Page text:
Putin Ally Kadyrov ‘Unhappy’ Over Ukrainian-Russian Prisoner Swap

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  • Putin’s military allies said he was stunned by the Ukrainian-Russian prisoner swap.
  • Chechen leader Ramzan Kadyrov said he was ‘extremely dissatisfied’ with the deal.
  • In particular, he took issue with the fact that high-ranking Azov Battalion fighters were freed.

One of Vladimir Putin’s top military allies broke ranks and sharply criticized the Russian-Ukrainian prisoner swap, claiming he and his Chechen colleagues were blindsided.

Ramzan Kadyrov, Chechnya’s leader and typically a staunch Putin supporter, was skeptical that around 100 soldiers from the Ukrainian Azov Regiment – ​​a battalion linked to neo-Nazis – were returned to Ukraine. In the first months of the war, Chechen soldiers called in to help Russian soldiers clash with Ukrainian Azov fighters in Mariupol when Russians briefly occupied the city.

Kadyrov said on Thursday he was “extremely dissatisfied” with the looting and called the Azov fighters “terrorists”.

“I am extremely dissatisfied with yesterday’s news. The whole situation does not even make sense to me,” Kadyrov said in a telegram postaccording to a translation by Russian outlet Meduza. “When combat or tactical decisions have been made, they have always consulted with us, the active participants in the special military operation. But now…” Kadyrov added.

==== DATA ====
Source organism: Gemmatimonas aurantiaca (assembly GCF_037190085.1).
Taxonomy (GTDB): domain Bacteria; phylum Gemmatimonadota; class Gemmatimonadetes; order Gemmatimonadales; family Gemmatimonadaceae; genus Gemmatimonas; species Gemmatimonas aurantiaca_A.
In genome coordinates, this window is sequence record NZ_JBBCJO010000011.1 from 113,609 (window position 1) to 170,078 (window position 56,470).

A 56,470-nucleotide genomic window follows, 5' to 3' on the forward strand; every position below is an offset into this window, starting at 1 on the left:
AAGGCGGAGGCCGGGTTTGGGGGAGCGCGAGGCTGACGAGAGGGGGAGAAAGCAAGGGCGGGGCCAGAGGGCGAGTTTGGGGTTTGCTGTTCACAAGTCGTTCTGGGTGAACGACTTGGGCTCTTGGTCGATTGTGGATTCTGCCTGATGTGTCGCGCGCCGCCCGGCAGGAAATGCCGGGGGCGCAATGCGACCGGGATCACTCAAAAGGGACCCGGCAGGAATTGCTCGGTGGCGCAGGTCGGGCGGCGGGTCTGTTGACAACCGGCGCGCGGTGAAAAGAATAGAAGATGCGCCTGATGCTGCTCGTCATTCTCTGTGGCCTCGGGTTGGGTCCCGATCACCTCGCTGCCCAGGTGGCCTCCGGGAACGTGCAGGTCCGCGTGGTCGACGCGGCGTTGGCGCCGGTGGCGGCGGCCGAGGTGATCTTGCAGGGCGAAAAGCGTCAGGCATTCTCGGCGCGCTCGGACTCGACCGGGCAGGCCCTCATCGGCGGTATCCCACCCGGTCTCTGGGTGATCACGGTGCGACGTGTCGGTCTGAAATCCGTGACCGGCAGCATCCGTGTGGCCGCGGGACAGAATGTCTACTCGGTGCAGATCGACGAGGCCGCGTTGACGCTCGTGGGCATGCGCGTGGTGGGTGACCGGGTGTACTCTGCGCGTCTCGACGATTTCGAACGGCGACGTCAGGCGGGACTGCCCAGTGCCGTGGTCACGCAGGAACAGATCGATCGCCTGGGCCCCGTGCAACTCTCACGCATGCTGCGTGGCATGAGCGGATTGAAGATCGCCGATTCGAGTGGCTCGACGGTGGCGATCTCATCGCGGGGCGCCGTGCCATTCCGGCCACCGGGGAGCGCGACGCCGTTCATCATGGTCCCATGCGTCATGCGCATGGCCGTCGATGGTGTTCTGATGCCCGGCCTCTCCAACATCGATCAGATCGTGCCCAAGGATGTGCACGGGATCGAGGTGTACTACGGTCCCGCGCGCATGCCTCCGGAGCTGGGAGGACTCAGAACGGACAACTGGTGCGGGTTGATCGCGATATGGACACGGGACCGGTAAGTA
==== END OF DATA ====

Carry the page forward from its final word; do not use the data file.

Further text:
On Wednesday, Ukrainian President Volodymyr Zelensky’s chief of staff Andriy Yermak said in an update posted in the administration’s telegram channel that 215 Ukrainians were returned as a result of the prisoner swap, which Yermak added was also negotiated by Turkish President Recep Tayyip Erdogan.

Along with 55 Russian fighters, Viktor Medvedchuk, an MP and one of Putin’s staunchest Ukrainian allies, was sent to Russia. This was reported by Reuters. He was arrested by the Ukrainian authorities in April.

Among the 215 Ukrainians released were 100 fighters from the controversial, hard-right Azov Battalion, which Russia has previously called “neo-Nazis”. Some of the founding members of the paramilitary group, which emerged as a result of Russia’s invasion of Crimea in 2014, have also worn Nazi paraphernalia and attributed to the moniker.

“Handing over even one of these Azov terrorists should have been out of the question,” Kadyrov wrote in his post.

He also added that he would continue to follow Putin’s orders.

“Those at the top of the Ministry of Defense and the FSB can see things much more clearly,” Kadyrov wrote, adding that his forces would adhere to “our most important unshakable principle: that we will follow all orders of our commander-in-chief!”

On Wednesday, 10 foreign fighters fighting on behalf of Ukraine who were captured by Russia – including two Americans – was also released in a settlement negotiated in part by Saudi Arabia. The bilateral prisoner exchange is a massive coup for Ukrainians, who have achieved significant gains against Russian attackers in recent weeks.

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